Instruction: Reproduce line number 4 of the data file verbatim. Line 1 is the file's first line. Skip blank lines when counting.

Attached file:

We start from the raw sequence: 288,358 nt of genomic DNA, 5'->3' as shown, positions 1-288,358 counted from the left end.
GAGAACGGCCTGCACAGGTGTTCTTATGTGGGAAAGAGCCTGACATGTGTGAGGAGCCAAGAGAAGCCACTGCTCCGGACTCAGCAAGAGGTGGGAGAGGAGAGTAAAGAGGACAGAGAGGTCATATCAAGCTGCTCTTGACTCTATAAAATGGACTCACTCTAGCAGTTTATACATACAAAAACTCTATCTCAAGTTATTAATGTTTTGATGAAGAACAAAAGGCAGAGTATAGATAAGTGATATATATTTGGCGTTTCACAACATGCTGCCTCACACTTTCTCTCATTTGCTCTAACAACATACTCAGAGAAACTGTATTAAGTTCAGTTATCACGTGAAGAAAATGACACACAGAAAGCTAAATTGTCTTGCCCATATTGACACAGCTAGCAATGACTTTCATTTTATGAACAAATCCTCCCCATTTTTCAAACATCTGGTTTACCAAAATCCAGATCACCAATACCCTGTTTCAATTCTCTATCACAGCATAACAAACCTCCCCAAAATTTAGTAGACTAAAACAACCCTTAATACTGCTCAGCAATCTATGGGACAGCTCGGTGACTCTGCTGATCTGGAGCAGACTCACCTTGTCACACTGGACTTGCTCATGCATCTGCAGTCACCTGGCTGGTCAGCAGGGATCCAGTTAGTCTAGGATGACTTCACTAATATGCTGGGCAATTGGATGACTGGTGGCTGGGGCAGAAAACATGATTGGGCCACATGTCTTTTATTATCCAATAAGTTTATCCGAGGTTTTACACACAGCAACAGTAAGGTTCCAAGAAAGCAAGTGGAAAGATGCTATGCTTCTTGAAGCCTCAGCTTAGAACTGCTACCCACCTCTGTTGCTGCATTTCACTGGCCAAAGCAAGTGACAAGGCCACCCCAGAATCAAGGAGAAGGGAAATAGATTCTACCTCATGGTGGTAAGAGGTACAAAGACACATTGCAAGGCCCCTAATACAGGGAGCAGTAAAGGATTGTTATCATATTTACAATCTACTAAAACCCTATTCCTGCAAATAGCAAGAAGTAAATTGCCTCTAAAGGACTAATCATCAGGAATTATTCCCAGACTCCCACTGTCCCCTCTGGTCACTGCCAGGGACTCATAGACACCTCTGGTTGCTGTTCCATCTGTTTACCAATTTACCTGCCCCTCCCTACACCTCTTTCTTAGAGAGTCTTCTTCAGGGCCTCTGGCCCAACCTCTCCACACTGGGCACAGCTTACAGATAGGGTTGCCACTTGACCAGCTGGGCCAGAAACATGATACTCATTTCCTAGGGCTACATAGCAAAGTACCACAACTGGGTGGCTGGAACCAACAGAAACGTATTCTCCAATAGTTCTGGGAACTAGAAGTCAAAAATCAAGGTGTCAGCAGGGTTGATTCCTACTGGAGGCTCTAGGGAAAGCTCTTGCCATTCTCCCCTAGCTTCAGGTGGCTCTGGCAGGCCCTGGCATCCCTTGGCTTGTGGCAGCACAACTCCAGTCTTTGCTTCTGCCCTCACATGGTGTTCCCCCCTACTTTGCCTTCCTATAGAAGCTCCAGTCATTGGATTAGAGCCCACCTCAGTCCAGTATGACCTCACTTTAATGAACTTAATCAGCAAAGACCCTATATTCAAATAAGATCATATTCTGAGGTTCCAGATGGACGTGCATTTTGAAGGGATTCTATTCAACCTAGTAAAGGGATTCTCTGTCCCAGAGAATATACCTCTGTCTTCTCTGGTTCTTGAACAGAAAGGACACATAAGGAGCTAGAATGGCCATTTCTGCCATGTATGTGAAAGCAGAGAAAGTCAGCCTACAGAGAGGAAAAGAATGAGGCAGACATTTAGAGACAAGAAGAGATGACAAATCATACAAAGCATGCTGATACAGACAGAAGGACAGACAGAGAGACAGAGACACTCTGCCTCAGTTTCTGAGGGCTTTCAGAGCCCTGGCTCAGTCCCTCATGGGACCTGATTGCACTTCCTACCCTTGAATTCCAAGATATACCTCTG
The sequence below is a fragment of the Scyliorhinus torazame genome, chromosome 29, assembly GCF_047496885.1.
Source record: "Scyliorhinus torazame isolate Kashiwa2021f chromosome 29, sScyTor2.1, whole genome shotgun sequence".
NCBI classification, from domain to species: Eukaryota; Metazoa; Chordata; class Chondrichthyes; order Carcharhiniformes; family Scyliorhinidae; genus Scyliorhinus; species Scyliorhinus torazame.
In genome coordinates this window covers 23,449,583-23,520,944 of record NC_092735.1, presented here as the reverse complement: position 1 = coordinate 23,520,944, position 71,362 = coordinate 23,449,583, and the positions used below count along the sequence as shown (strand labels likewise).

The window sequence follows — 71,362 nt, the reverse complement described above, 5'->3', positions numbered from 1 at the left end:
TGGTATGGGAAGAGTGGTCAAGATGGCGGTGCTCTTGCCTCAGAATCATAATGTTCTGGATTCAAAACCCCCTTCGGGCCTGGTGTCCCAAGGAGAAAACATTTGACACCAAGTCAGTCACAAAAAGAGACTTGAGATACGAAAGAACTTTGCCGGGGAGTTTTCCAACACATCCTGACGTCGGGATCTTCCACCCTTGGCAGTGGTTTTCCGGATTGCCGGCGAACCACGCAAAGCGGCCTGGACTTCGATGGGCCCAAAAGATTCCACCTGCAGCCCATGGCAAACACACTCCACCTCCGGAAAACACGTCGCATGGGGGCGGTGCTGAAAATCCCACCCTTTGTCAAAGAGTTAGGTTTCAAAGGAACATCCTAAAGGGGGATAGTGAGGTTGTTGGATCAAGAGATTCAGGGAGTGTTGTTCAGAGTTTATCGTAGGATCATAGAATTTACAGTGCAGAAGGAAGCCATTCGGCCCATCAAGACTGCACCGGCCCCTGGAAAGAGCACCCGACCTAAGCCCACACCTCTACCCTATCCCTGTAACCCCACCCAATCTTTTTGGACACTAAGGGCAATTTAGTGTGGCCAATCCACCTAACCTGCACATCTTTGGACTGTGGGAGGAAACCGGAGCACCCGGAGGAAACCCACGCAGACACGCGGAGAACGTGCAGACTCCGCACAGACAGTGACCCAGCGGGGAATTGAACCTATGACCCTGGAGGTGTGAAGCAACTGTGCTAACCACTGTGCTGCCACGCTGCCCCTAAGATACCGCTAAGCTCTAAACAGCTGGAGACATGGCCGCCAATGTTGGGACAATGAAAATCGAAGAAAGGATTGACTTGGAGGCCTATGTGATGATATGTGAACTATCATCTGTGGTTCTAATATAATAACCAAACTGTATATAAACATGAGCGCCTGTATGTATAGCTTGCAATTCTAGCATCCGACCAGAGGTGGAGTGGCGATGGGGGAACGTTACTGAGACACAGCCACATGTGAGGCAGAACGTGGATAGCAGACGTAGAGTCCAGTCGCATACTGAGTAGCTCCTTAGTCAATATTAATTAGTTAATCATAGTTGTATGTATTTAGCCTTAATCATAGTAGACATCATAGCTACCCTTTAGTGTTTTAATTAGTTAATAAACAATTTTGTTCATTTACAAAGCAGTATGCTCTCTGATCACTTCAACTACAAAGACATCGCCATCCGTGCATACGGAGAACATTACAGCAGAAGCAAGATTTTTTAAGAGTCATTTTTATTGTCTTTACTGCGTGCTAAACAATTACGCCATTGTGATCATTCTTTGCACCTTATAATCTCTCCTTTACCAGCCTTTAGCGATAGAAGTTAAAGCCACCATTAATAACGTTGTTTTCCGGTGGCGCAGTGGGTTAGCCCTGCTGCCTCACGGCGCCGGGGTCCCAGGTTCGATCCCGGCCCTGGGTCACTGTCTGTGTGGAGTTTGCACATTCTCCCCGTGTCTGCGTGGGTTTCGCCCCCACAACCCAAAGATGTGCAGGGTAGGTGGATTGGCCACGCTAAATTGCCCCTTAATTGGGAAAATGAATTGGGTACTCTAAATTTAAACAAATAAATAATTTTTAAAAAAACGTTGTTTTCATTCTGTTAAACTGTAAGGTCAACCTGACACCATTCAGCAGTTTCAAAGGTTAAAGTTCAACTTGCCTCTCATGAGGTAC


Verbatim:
Source record: "Scyliorhinus torazame isolate Kashiwa2021f chromosome 29, sScyTor2.1, whole genome shotgun sequence".